When you take a high-speed tumble, you want something more than just cow between your hide and the pavement. To that end, Quadrifoglio Inc. offers its Speed Mode Mundial SPR one-piece leather suit. In addition to padding and double layers of leather at the shoulders and seat, the SPRs feature plastic-backed foam pads at the elbows, forearms and knees, and along the spine. The suit is available in sizes 36-42 in red-blue, white-green-blue and red-blue-white color combinations for $524. For more information, contact Quadrifoglio Inc., 5745 N. 11th St., Phoenix, AZ 85014; (602) 265-5846.
Pichler Uni-4 fairing
Your clothes are Martinized, your car's Simonized; now you can Pichlerize your motorcycle with Pichier's Uni-4 touring fairing. The polycarbonate fairing features a quartz-halogen headlight, twin locking storage pockets and flush-mount turn signals; and it's available unpainted for $516, in red, black or white for $556, or in factory-matched metallic for $610. Plus, Pichler claims the Uni-4 will fit almost any motorcycle, from middle-weights to literbikes. To find out more, contact Pichler of America, 824 W. 10th St., Suite 109, Austin, TX 78701; (512) 476-9726.
Vital medical ID
No one likes to think about falling off, but almost everyone does at least once. And if you're hurt in the process, getting special medical information to rescue personnel can save your life. That information can be easily at hand with a Vital microfilm medical ID card, which features a microfilm chip with space for complete medical history and insurance, as well as other information. Vital comes in two sizes: credit card, for $14.95, and key-ring size for $19.95. To find out more, contact Medical Information Systems Div., Lock Box 234, Hummelstown, PA 17036; (717) 566-0468.
Normally, a kiwi is a small, flightless bird. Kiwi's K16, though, is a bird of a different feather. This DOT-and Snell-approved fiberglass helmet features separately controlled upper and lower vents in the chinpiece, and a wind flap to help reduce noise.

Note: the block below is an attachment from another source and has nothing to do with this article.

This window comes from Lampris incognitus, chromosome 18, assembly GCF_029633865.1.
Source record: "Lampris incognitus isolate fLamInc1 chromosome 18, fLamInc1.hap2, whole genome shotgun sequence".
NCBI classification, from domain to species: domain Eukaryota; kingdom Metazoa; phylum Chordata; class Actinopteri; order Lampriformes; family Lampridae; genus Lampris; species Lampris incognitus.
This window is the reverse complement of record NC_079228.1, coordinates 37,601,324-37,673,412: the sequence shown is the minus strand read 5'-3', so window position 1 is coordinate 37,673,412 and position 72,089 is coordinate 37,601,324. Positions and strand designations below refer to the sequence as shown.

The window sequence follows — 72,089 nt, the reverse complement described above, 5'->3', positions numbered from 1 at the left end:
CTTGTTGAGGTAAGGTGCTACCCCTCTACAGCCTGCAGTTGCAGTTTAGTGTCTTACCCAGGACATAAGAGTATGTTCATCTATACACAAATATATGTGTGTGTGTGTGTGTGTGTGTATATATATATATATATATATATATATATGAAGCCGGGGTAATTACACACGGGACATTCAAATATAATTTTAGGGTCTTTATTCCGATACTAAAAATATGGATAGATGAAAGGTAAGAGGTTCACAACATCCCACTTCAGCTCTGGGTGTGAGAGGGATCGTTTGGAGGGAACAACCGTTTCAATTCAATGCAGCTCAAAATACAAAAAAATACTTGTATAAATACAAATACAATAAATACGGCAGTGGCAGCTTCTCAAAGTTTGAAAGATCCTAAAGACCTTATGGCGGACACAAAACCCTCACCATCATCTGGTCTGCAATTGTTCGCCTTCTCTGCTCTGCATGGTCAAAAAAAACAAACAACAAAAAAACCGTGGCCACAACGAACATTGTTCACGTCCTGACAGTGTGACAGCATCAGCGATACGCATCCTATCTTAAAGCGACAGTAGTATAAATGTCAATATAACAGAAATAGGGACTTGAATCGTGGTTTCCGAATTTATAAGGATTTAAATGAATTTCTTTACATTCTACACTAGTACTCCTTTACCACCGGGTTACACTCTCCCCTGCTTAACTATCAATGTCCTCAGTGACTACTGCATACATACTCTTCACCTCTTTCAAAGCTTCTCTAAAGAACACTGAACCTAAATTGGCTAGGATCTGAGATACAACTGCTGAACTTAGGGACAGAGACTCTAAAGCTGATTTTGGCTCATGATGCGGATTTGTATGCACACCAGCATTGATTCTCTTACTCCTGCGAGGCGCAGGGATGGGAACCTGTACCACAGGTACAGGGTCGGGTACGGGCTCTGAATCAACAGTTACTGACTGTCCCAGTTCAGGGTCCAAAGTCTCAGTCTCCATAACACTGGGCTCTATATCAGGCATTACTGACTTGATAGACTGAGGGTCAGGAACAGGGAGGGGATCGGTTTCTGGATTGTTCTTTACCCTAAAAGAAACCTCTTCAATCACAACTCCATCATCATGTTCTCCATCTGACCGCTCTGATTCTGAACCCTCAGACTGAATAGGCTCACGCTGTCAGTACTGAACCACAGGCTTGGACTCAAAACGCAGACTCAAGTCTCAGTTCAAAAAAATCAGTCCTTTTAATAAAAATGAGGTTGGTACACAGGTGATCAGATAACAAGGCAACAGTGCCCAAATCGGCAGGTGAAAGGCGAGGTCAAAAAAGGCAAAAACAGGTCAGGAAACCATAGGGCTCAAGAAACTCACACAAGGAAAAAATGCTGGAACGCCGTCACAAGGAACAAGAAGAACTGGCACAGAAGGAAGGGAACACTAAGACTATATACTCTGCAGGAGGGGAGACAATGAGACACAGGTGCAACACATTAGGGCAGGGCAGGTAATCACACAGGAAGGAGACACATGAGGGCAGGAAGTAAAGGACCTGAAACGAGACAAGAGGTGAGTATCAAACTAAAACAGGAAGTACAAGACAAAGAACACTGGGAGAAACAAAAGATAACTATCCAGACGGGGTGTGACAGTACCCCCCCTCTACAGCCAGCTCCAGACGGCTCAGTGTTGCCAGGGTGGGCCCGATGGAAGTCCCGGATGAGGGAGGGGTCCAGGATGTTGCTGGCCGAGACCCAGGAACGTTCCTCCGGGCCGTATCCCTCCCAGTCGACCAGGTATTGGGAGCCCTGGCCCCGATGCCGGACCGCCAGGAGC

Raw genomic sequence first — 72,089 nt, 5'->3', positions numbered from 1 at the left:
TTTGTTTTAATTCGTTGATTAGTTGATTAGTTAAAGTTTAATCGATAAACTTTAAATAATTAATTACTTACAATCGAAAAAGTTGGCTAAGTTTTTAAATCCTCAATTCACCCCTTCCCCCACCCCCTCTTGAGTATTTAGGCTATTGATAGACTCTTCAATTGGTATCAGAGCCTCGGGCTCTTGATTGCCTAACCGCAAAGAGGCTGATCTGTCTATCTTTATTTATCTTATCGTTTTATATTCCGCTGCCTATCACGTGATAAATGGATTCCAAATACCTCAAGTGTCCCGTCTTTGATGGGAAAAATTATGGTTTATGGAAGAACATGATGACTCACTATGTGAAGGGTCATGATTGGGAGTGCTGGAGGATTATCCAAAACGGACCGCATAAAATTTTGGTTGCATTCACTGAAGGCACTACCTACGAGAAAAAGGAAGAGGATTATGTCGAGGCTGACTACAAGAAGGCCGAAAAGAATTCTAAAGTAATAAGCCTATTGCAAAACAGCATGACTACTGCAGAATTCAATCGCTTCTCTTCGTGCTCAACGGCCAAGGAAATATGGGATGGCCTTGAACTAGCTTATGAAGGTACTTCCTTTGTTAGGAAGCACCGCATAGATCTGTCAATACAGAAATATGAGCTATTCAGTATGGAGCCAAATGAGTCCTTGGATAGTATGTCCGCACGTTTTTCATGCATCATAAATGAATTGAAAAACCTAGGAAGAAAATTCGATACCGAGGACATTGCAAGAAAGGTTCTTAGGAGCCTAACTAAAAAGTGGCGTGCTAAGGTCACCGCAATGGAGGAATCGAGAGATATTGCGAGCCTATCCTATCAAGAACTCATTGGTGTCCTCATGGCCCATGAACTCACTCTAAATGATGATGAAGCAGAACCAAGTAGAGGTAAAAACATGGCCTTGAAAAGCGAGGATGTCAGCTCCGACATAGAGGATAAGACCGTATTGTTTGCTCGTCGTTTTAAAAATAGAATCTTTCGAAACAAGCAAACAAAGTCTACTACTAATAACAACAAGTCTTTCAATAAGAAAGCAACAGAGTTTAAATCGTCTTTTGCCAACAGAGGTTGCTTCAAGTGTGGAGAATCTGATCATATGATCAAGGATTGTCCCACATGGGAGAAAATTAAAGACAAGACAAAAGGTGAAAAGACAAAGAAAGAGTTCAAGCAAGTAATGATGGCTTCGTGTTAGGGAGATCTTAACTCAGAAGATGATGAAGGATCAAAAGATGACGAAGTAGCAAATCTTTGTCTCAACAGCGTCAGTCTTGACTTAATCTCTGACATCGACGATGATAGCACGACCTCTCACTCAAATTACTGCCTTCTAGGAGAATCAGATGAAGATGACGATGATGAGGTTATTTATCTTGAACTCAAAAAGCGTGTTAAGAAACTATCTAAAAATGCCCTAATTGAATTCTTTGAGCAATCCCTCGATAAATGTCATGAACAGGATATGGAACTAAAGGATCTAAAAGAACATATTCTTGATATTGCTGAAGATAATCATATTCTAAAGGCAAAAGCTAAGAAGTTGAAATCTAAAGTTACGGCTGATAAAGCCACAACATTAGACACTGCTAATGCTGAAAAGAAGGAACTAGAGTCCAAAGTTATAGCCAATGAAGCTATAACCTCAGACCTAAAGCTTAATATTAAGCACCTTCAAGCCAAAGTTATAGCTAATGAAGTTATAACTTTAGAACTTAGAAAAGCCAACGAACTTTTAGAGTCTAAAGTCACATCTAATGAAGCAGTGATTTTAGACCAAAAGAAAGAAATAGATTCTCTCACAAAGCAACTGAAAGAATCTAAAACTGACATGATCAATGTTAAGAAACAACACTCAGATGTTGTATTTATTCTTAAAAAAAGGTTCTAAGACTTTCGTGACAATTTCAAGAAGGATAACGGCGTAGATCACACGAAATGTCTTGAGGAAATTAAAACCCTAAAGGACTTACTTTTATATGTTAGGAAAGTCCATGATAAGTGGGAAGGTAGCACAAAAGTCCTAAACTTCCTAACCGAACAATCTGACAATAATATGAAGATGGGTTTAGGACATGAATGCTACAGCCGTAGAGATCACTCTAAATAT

Better known for his airships and wizard cameras, boy-inventor Tom Swift made his literary debut on a motorcycle
Albert D. Manchester
TOM SWIFT WAS RIDING HIS BIcycle to town when he saw a great cloud of dust approaching him. At first the boy thought the dust was being kicked up by a herd of cattle coming along the road. But as the dust cloud grew closer, Tom could hear a steady "chug-chug" emanating from it.
THERE ARE MANY DIFFERENT KINDS of performance. There’s the type of performance that earns trophies, and then there’s the type of performance that earns sales. Yamaha’s 600 Radian has both kinds. The engine of the Radian is a direct descendant of the all-conquering FJ600, which dominated its class in box-stock racing for two years. Yet the Radian isn’t intended for racers, but rather is for everyone who can appreciate a bargain, with its revolutionary price of $2395. With all that going for it, the Radian is a performer in every sense of the word.
WHEN THE CHINESE BUILT THE GREAT WALL, THEY didn't try to one-up themselves by building a Great Roof or a Great Floor a century later. It's hard to follow up one of the' wonders of the world. But when Honda shocked the world with the VF750F Interceptor in 1983, that was just the beginning, a sneak preview of things to come. Now Honda has given us the VFR750F, and it's even more incredible than its predecessor. The VFR is the fastest and best all-around 750cc sportbike ever made, truly a wonder of the modern-day motorcycle world.